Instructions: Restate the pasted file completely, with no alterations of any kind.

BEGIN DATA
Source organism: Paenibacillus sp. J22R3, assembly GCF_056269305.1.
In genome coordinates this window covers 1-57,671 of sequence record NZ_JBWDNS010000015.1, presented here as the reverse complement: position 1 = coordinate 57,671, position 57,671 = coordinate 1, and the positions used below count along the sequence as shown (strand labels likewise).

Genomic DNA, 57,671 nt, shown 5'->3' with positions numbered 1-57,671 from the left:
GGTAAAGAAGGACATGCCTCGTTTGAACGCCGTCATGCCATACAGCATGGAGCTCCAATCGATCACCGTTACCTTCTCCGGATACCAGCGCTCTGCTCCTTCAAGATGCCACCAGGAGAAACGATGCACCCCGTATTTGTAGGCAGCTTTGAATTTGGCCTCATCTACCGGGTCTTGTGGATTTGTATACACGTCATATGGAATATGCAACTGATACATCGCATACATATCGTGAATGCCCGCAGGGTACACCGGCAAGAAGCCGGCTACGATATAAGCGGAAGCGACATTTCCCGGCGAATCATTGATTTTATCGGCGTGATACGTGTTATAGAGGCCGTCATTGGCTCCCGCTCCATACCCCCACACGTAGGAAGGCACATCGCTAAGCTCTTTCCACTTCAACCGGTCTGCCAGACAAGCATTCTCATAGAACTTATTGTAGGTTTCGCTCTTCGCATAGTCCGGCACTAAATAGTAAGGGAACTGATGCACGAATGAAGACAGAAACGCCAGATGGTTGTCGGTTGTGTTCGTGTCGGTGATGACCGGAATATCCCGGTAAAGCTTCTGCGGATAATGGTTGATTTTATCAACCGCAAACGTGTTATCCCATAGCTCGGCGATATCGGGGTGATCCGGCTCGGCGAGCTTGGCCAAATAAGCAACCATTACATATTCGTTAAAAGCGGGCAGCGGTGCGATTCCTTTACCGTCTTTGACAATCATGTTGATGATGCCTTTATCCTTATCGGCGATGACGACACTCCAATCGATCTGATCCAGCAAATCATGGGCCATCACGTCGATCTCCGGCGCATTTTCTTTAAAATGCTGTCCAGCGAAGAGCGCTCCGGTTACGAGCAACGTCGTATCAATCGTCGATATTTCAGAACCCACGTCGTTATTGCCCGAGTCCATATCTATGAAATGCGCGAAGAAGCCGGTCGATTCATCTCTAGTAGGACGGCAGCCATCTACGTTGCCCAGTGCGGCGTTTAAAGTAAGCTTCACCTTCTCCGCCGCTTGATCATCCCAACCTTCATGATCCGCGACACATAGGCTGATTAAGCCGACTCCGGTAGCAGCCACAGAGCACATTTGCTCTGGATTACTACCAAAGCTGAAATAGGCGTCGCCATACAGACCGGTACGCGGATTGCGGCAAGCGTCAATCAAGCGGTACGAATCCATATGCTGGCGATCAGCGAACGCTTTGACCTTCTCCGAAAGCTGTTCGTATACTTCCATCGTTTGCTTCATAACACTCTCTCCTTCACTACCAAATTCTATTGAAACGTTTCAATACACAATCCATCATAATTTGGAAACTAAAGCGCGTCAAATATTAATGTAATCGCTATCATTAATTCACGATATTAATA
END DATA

Source organism: Paenibacillus sp. J22R3, assembly GCF_056269305.1.
In genome coordinates this window covers 1-57,671 of sequence record NZ_JBWDNS010000015.1, presented here as the reverse complement: position 1 = coordinate 57,671, position 57,671 = coordinate 1, and the positions used below count along the sequence as shown (strand labels likewise).

Genomic DNA, 57,671 nt, shown 5'->3' with positions numbered 1-57,671 from the left:
GGTAAAGAAGGACATGCCTCGTTTGAACGCCGTCATGCCATACAGCATGGAGCTCCAATCGATCACCGTTACCTTCTCCGGATACCAGCGCTCTGCTCCTTCAAGATGCCACCAGGAGAAACGATGCACCCCGTATTTGTAGGCAGCTTTGAATTTGGCCTCATCTACCGGGTCTTGTGGATTTGTATACACGTCATATGGAATATGCAACTGATACATCGCATACATATCGTGAATGCCCGCAGGGTACACCGGCAAGAAGCCGGCTACGATATAAGCGGAAGCGACATTTCCCGGCGAATCATTGATTTTATCGGCGTGATACGTGTTATAGAGGCCGTCATTGGCTCCCGCTCCATACCCCCACACGTAGGAAGGCACATCGCTAAGCTCTTTCCACTTCAACCGGTCTGCCAGACAAGCATTCTCATAGAACTTATTGTAGGTTTCGCTCTTCGCATAGTCCGGCACTAAATAGTAAGGGAACTGATGCACGAATGAAGACAGAAACGCCAGATGGTTGTCGGTTGTGTTCGTGTCGGTGATGACCGGAATATCCCGGTAAAGCTTCTGCGGATAATGGTTGATTTTATCAACCGCAAACGTGTTATCCCATAGCTCGGCGATATCGGGGTGATCCGGCTCGGCGAGCTTGGCCAAATAAGCAACCATTACATATTCGTTAAAAGCGGGCAGCGGTGCGATTCCTTTACCGTCTTTGACAATCATGTTGATGATGCCTTTATCCTTATCGGCGATGACGACACTCCAATCGATCTGATCCAGCAAATCATGGGCCATCACGTCGATCTCCGGCGCATTTTCTTTAAAATGCTGTCCAGCGAAGAGCGCTCCGGTTACGAGCAACGTCGTATCAATCGTCGATATTTCAGAACCCACGTCGTTATTGCCCGAGTCCATATCTATGAAATGCGCGAAGAAGCCGGTCGATTCATCTCTAGTAGGACGGCAGCCATCTACGTTGCCCAGTGCGGCGTTTAAAGTAAGCTTCACCTTCTCCGCCGCTTGATCATCCCAACCTTCATGATCCGCGACACATAGGCTGATTAAGCCGACTCCGGTAGCAGCCACAGAGCACATTTGCTCTGGATTACTACCAAAGCTGAAATAGGCGTCGCCATACAGACCGGTACGCGGATTGCGGCAAGCGTCAATCAAGCGGTACGAATCCATATGCTGGCGATCAGCGAACGCTTTGACCTTCTCCGAAAGCTGTTCGTATACTTCCATCGTTTGCTTCATAACACTCTCTCCTTCACTACCAAATTCTATTGAAACGTTTCAATACACAATCCATCATAATTTGGAAACTAAAGCGCGTCAAATATTAATGTAATCGCTATCATTAATTCACGATATTAATA